Click here to read more about VIDIZMO’s workflows 

Now, back to the question at hand: “how to track the video processing time in VIDIZMO while uploading a video?”

Analysis of Video Processing Time using VIDIZMO

For the sake of demonstration, two videos with different durations but same resolution and frame rate were uploaded (Figure 1), titled Maths Tutorial_1 and Maths Tutorial_2, using VIDIZMO cloud encoder.

Figure 2: Workflow Queue tab, found in the Admin’s Control Panel

As shown in Figure 2, encoding results of each video are shown. The user can also search for specific content upload history by specifying the date interval, keyword, workflow, event, activity, and state. Further details about the activities involved in video processing can be accessed by clicking Details at the end of each row.

Activity Workflow Video 1

Figure 3: Workflow Activity Details of the video Maths Tutorial_1

Activity Workflow Video 2

Figure 4: Workflow Activity Details of the video MathsTutorial_2


Figure 3 and Figure 4 describe the different activities that were carried out during the processing of the first and second video, respectively.

The last three columns in both these figures show exactly how long it takes to process a video. The Processing Start Timeshows the exact time when an activity starts, and since it’s a workflow activity, the next activity starts only when the current activity finishes. The State explains whether the mode of the activity is ‘Running’, ‘Finished’ or ‘FinishedWithError’ etc. The final column—Workflow Activity Name—identifies the type of activity taking place within the workflow.

Here, the activities involved were:

  • Clipping
  • Capture Thumbnail
  • Encoding Media part 1 (sending request to the encoding service—in this scenario, the cloud server)
  • Encoding Media part 2 (encoding request is received by the encoding service)
  • Processing media (actual encoding is taking place at the encoding server, capturing encoded data when done and finally making playback URLs available at streaming server)

So for the first video (referring to Figure 3), we can see that the first activity—which is Clipping—started at 1:43:19, and then the second activity—Capturing Thumbnail—started at 1:43:28. We utilize this data to state that the video clipping activity took about 9 seconds only. The same could be done for the rest of the workflow.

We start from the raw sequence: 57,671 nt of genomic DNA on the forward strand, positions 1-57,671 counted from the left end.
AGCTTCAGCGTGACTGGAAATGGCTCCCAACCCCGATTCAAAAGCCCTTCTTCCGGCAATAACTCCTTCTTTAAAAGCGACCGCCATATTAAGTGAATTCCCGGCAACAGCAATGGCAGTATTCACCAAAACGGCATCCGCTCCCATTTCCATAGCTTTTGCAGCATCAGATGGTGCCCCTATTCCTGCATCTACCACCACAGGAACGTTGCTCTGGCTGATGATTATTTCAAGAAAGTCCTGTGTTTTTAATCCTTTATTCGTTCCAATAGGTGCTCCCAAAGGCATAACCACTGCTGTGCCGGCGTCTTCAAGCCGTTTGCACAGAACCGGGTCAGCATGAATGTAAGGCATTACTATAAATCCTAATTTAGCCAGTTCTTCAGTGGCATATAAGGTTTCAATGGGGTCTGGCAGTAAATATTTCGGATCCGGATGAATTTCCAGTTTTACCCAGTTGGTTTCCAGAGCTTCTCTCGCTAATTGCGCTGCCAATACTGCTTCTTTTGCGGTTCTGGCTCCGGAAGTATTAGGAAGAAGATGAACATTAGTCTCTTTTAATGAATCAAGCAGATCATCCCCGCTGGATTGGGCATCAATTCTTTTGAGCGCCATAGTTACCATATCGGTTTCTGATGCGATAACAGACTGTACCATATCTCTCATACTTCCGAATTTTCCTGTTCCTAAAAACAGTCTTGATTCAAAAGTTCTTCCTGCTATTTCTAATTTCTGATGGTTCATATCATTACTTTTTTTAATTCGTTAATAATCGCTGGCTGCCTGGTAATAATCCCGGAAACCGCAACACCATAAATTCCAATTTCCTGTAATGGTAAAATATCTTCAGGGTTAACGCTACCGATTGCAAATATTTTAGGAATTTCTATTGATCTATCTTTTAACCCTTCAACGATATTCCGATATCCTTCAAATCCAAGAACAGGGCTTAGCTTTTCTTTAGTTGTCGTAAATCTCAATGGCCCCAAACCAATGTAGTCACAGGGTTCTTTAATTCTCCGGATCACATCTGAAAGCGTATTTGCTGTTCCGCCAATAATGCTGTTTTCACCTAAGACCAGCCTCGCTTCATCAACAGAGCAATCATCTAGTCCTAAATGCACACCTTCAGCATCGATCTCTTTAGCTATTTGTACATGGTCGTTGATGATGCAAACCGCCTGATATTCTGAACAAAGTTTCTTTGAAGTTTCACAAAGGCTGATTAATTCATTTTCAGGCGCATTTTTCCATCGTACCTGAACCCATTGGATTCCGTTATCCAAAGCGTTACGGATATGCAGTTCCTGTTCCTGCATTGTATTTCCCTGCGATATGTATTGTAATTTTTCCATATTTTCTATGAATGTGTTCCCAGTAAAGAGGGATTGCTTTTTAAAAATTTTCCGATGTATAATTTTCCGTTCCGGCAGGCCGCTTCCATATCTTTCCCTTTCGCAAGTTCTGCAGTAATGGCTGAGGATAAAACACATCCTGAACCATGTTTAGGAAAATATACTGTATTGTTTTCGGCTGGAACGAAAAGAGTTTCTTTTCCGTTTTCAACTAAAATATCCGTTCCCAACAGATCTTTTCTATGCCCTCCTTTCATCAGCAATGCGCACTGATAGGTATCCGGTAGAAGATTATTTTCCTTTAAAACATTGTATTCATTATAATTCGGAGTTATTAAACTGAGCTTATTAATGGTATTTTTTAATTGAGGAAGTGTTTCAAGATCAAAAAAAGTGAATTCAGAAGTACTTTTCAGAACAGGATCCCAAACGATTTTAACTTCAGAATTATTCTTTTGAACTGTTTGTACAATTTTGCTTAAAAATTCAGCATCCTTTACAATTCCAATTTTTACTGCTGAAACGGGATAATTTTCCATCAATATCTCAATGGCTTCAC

First video (Figure 3):

  • Clipping duration: 9 secs
  • Capture Thumbnail duration: 10 secs.
  • Sending Encoding Request duration: 10 secs
  • Encoding Media duration: 3 mins 23 secs

Second video (Figure 4):

  • Clipping duration: 9 secs
  • Capture Thumbnail duration: 10 secs
  • Sending Encoding Request duration: 11 secs
  • Encoding Media duration: 7 mins 25 secs

We can see from the above statistical data that the first video took about 3 minutes to encode while the second one took 7 minutes. The main reason for this difference is the duration of each video, but another important reason is difference in bitrate, which further depends upon the extent to which the video can be compressed. Because the video was encoded using a cloud video encoding service, traffic and bandwidth may also impact encoding time.

Video processing time varies for each video based on several factors, but VIDIZMO provides its customers the ability to keep track of such information easily, allowing Admins to assess system performance, improve processes, and much more.

 To know how we can help solve your organization’s video challenges, contact us today or request our free 30-day trial to experience the platform.

Posted by Zed

Zed is Technology Content Strategist at VIDIZMO which is a Gartner recognized enterprise video content management system, to stream live/on-demand media to both internal and external audiences, on-premise, Azure or AWS cloud. VIDIZMO solutions are used by enterprises, government, local, state government, healthcare, law enforcement agencies, justice, public safety, manufacturing, financial & banking industry.